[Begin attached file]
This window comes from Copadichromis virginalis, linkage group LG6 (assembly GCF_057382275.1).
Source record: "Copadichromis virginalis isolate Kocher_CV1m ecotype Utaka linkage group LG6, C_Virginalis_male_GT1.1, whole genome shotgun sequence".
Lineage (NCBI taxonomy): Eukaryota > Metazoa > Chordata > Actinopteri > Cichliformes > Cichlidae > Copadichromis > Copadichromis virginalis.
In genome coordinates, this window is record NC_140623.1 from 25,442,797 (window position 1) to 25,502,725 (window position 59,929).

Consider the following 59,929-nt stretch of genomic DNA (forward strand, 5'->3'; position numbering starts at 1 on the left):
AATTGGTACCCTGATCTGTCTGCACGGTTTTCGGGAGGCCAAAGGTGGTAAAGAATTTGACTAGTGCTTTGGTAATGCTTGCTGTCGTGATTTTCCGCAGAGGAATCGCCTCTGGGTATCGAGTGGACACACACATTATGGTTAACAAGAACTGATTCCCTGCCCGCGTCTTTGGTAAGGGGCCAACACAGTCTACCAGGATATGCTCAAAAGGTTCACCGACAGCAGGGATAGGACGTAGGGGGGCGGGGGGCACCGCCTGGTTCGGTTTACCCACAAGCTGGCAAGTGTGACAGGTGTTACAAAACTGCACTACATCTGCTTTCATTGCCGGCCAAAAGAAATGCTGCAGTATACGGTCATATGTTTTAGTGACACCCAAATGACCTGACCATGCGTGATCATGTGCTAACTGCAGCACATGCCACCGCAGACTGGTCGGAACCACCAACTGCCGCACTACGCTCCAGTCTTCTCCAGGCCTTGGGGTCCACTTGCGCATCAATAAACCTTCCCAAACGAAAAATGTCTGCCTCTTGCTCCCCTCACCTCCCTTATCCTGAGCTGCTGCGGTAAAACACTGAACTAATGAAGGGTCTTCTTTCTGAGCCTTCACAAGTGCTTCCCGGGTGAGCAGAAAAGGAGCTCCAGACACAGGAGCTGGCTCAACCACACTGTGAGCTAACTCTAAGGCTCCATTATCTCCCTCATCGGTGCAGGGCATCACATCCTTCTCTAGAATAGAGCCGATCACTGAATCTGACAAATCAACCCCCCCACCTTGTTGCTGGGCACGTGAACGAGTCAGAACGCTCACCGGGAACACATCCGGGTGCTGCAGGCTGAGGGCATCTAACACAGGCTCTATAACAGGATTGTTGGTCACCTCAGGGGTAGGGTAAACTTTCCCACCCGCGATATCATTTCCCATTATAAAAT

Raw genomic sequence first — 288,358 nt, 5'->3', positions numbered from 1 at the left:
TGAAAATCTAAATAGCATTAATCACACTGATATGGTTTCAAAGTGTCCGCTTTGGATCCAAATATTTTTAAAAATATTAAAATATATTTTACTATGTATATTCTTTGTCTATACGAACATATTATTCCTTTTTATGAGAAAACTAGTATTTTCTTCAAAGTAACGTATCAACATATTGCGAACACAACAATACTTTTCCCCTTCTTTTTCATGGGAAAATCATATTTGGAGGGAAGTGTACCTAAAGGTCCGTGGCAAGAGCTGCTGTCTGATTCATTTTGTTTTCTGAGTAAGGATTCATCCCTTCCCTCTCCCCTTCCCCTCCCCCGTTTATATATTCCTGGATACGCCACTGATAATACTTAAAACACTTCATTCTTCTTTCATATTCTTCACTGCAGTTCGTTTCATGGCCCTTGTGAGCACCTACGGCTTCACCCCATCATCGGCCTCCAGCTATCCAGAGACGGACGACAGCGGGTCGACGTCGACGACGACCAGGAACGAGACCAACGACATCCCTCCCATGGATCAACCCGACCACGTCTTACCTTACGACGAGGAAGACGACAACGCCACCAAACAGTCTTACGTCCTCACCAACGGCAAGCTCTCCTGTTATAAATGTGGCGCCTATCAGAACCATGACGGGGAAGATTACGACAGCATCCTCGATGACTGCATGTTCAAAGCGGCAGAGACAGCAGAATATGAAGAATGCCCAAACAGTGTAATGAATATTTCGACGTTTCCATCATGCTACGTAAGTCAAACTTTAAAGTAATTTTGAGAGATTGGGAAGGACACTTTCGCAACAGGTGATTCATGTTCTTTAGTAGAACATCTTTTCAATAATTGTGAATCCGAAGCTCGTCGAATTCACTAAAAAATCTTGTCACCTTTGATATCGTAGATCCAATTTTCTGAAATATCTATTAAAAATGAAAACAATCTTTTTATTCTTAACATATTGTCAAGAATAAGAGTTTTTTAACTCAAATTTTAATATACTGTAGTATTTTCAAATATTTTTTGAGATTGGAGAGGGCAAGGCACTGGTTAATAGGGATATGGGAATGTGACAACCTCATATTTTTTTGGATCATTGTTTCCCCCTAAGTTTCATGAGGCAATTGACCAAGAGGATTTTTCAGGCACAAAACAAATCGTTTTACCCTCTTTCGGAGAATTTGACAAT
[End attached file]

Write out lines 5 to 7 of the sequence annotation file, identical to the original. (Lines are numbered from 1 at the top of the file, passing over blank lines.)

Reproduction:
Consider the following 59,929-nt stretch of genomic DNA (forward strand, 5'->3'; position numbering starts at 1 on the left):
AATTGGTACCCTGATCTGTCTGCACGGTTTTCGGGAGGCCAAAGGTGGTAAAGAATTTGACTAGTGCTTTGGTAATGCTTGCTGTCGTGATTTTCCGCAGAGGAATCGCCTCTGGGTATCGAGTGGACACACACATTATGGTTAACAAGAACTGATTCCCTGCCCGCGTCTTTGGTAAGGGGCCAACACAGTCTACCAGGATATGCTCAAAAGGTTCACCGACAGCAGGGATAGGACGTAGGGGGGCGGGGGGCACCGCCTGGTTCGGTTTACCCACAAGCTGGCAAGTGTGACAGGTGTTACAAAACTGCACTACATCTGCTTTCATTGCCGGCCAAAAGAAATGCTGCAGTATACGGTCATATGTTTTAGTGACACCCAAATGACCTGACCATGCGTGATCATGTGCTAACTGCAGCACATGCCACCGCAGACTGGTCGGAACCACCAACTGCCGCACTACGCTCCAGTCTTCTCCAGGCCTTGGGGTCCACTTGCGCATCAATAAACCTTCCCAAACGAAAAATGTCTGCCTCTTGCTCCCCTCACCTCCCTTATCCTGAGCTGCTGCGGTAAAACACTGAACTAATGAAGGGTCTTCTTTCTGAGCCTTCACAAGTGCTTCCCGGGTGAGCAGAAAAGGAGCTCCAGACACAGGAGCTGGCTCAACCACACTGTGAGCTAACTCTAAGGCTCCATTATCTCCCTCATCGGTGCAGGGCATCACATCCTTCTCTAGAATAGAGCCGATCACTGAATCTGACAAATCAACCCCCCCACCTTGTTGCTGGGCACGTGAACGAGTCAGAACGCTCACCGGGAACACATCCGGGTGCTGCAGGCTGAGGGCATCTAACACAGGCTCTATAACAGGATTGTTGGTCACCTCAGGGGTAGGGTAAACTTTCCCACCCGCGATATCATTTCCCATTATAAAAT

Raw genomic sequence first — 288,358 nt, 5'->3', positions numbered from 1 at the left: